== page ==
If you squint a bit, you may be able to make out the details of this shabby snap from my Treo:
Once you’ve gathered that it’s (a small corner of) a bulletin board of some description, you may wonder who spilled their Easter egg paints all over it. You may think these pastels help categorize the content of the individual bulletins, allowing onlookers to sort at a glance. And the (in this photo illegible) headlines must be some important, standardized bit of content (event name or date) to distinguish items within those categories. And these notes, all of which come from the same source, are designed to match a standard template and information structure …
But I’d have to tell you, they don’t and they ain’t.
Well, it’s just a bulletin board, you may say — it’s not like the primary audience is folks with compromised, diminishing physical and mental facilities, right?
Alas, I’d reveal more disheartening news: this bulletin board — the visual equivalent of a shouting match — is the events calendar at my grandma’s senior home, where sucka fool bulletin boards be shoutin’ at my grandma.
Brand Noise has a post about a “hot new idea shop” called Fahrenheit 212. The post links to a BusinessWeek article about the firm. From that article:
Clients think of the firm as a way to make long-shot bets without having to use their own research and development resources. “Samsung is a lean organization. We can’t afford to have people coming up with ideas that don’t work,” says Chief Marketing Officer Gregory Lee. “The people at Fahrenheit are very helpful because they are working on ideas that can fail–it allows you to experiment a bit.” What’s more, Fahrenheit ties much of its compensation to the success of the product, making it an even safer bet.
I think the focus on innovation that the marketplace has been entertaining for the last several years presages more and more of these kind of enterprises. Back when we were starting bigwidesky, my partner Mike told me of a survey of the clients of ad agencies he’d read in which the single biggest gripe was that the agencies weren’t bringing any powerful ideas. I, for one, am happy to sidle up and fill that hole with the most amazing ideas we can concoct. Clearly we’re not the only ones with this ambition.
A very accomplished, well-known and respected ad guy spoke in St. Louis on Friday. I was in the audience. He was singing the praises of the Mark Ecko/Air Force One stunt. I asked him if the inauthenticity of the stunt (ie. that wasn’t really Air Force One) might make peeps feel like they’d been had.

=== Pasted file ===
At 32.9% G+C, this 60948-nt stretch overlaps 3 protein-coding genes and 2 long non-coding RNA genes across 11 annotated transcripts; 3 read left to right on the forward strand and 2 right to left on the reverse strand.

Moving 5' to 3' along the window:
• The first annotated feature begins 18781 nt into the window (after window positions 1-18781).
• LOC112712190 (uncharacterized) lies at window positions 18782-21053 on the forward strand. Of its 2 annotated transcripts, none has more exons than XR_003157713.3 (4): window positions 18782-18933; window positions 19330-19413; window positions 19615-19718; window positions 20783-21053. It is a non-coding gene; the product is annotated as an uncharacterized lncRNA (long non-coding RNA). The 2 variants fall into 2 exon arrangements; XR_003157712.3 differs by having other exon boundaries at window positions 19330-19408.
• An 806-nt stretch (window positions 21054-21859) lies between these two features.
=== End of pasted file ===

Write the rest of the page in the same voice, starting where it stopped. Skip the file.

He responded to the effect that it wasn’t inauthentic because it fit the brand.
I was disappointed to hear the lackluster results of an ad campaign I found to be clever, on target and different than other competitors. The ad was for a drug called Rozerem, a sleep aid by drug manufacturer Takada. The drug, despite $100 million ad spend ranks 6th in its category; far behind category leaders Ambien and Lunesta and even trailing two generic brands. Check out Brandweek’s full article for more details.
So now you have to ask the following: “Was the concept wrong? Was the message wrong? Is the product inferior to its competitors? Was its late entry into the category too big of an obstacle to overcome?” I can come up with a bunch more.
Without knowing all the details I have to speculate. I think the ads are well concepted and executed as previously stated. But perhaps the product is to blame. The article references that although the drug helps those with sleeping disorders fall asleep faster, they often wake up in the middle of the night. Perhaps they succeeded in capturing first time users but due to this shortcoming, those users didn’t refill their prescriptions and requested another brand. This combined with their late entry into the market could prove to be too big of an obstacle to overcome. And if this is true, and users aren’t repeating, the drug will die out in the next couple years. It would be nice to know what percentage of first time users refilled thier prescriptions and how that compares to industry standards.
This is where some consumer generated feedback, through a forum or blog would be very advantageous. Instead of speculating, they can gather ongoing feedback, both from consumes and perhaps even physicians. If what they learn is that the product is inferior, then guess what – cut your losses now and go back to the lab and improve the product. Put the money in R&D and save the money marketing the product as is. In my opinion, these kinds of web based tools need to be part of every campaign in some shape or form. The days of a well planned out campaign that would run for a couple years are over. You have to learn and adjust as you go.
Ah, the rules of marketing keep changing. Let’s see what happens to Rozerem over the next 24 months.